One solution is, like self. has mentioned, to store the states of the keys so that instead of using only the events, you could ignore this particular key up event. This could, however, have one problem. If you are trying to create a key control to resize the screen, which you probably are doing, then you will also be ignoring the key up event that is real. Because this kind of control is rarely implemented, there does not seem to be any kind of clean solution, like a function to just change the screen, or one to suppress the false key events. However, you could find a way around the key event problem. There are really two viable solutions. The first one (and probably the worse of the two) is to create a way to identify the fake events, and selectively ignore the key up events. Probably the easiest way to do this is to resize the screen periodically during a fixed amount of time, so that you can expect a false keyboard event at this time, and ignore it. Here is an example of the code to block a resize every second (specifically, it assumes a screen update occurs every time the system time has an exact second value, no fractions of a second) for the a key:

import pygame
import datetime

a_keydown = False
for event in pygame.event.get():
    if item.type == pygame.KEYDOWN and item.key == pygame.K_a:
        a_keydown = True
        print "keydown event"
    if item.type == pygame.KEYUP and item.key == pygame.K_a:
        if datetime.datetime.now().time()[4] > 15:           #leaves a window of fifteen microseconds for the screen resize, this may need to be adjusted
        a_keydown = False
        print "key up event"

The better of the two solutions is not this, however. Assuming the keyup event created by set_mode exists soley in python, you could get key events from elsewhere, like pywin32 for example. Try using the win32api module, and something like the GetKeyState() function for what you need. This will give you the last known state of a key. Not quite as convenient as pythons event stream, but it may be your best solution, as pygame doesn't supply an elegant solution to this.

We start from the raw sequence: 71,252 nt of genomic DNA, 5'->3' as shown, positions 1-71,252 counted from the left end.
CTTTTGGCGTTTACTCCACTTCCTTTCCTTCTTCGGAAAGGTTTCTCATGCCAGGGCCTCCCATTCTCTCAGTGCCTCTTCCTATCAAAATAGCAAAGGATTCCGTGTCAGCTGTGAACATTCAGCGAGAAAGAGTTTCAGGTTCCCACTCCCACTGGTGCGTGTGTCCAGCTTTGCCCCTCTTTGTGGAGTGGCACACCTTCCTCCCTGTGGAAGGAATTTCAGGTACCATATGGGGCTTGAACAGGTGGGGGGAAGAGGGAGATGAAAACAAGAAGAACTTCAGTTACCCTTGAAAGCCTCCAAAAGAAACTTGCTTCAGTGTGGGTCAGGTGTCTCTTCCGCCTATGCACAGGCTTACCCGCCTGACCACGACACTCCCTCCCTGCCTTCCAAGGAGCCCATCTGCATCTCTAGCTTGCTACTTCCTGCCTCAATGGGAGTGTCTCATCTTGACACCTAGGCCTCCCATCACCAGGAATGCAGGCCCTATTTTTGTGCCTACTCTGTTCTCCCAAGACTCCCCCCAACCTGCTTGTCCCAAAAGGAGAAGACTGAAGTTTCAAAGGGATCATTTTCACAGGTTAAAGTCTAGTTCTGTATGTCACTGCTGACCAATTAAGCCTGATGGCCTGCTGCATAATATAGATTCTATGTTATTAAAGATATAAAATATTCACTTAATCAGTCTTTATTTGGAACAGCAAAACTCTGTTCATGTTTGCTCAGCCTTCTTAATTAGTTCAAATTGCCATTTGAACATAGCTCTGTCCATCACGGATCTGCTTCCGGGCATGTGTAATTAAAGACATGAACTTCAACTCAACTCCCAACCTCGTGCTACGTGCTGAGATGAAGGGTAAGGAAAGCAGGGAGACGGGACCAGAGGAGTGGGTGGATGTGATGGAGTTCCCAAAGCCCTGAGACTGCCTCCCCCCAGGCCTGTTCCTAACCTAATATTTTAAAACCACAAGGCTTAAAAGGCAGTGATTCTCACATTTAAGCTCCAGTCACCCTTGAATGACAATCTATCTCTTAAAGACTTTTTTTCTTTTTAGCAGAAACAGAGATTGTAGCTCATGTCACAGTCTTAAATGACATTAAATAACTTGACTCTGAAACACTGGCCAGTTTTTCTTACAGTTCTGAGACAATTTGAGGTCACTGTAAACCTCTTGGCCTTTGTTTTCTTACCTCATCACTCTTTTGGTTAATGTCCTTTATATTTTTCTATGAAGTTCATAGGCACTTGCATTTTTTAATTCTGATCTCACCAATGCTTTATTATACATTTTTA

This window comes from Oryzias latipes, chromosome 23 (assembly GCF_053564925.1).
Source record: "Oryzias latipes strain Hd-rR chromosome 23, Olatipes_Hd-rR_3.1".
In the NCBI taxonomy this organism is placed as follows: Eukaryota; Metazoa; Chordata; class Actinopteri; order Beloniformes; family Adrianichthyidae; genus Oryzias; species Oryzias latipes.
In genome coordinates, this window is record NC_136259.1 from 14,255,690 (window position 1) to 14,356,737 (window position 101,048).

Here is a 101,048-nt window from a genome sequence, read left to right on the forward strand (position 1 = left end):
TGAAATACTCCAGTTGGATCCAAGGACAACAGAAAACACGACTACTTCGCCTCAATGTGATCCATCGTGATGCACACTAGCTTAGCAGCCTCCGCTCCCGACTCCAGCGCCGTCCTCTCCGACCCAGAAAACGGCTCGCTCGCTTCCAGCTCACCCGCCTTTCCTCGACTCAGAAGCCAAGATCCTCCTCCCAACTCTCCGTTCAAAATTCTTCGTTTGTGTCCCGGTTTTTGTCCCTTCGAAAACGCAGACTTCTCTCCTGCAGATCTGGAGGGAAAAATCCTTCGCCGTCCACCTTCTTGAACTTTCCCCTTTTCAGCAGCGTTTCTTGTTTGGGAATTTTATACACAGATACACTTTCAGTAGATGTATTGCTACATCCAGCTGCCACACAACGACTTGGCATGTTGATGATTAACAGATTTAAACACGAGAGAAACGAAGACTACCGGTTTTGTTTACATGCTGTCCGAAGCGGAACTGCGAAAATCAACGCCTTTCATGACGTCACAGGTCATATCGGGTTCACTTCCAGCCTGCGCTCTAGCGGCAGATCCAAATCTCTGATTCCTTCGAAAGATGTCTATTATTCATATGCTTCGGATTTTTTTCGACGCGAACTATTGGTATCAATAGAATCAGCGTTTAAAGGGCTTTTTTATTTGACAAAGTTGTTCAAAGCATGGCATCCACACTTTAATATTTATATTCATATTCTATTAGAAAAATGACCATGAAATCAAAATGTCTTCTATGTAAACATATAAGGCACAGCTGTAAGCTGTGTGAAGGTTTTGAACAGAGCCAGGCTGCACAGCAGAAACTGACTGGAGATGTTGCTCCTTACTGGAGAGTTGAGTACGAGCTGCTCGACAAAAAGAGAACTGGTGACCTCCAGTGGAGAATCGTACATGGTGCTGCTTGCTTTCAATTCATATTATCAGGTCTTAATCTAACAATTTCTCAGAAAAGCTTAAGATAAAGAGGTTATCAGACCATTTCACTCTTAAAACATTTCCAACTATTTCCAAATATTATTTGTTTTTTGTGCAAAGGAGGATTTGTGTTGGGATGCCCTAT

share|improve this answer
    
you are correct about the point, why I can't store the state: it will not be set to normal when user releases key. Getting keyboard state manually seemed a good solution, but lacks portability. It seems, that if there is no possible way to resize without set_mode, this will be it. – sukhmel Dec 6 '13 at 4:46
    
Well, there is one possible workaround, to change the actual size attributes of the window object and call some kind of update. While this is basically exactly what you want, no function does it for you, and upon looking around online it doesn't look like there is a lot of documentation on the subject. The window object may not even be modifiable like that... – someone-or-other Dec 6 '13 at 5:55
    
I guess that it is possible, because user can resize and there is such function in SDL itself. I'm now thinking of sending SDL resize event, but have not found a suitable mean for this. – sukhmel Dec 6 '13 at 9:16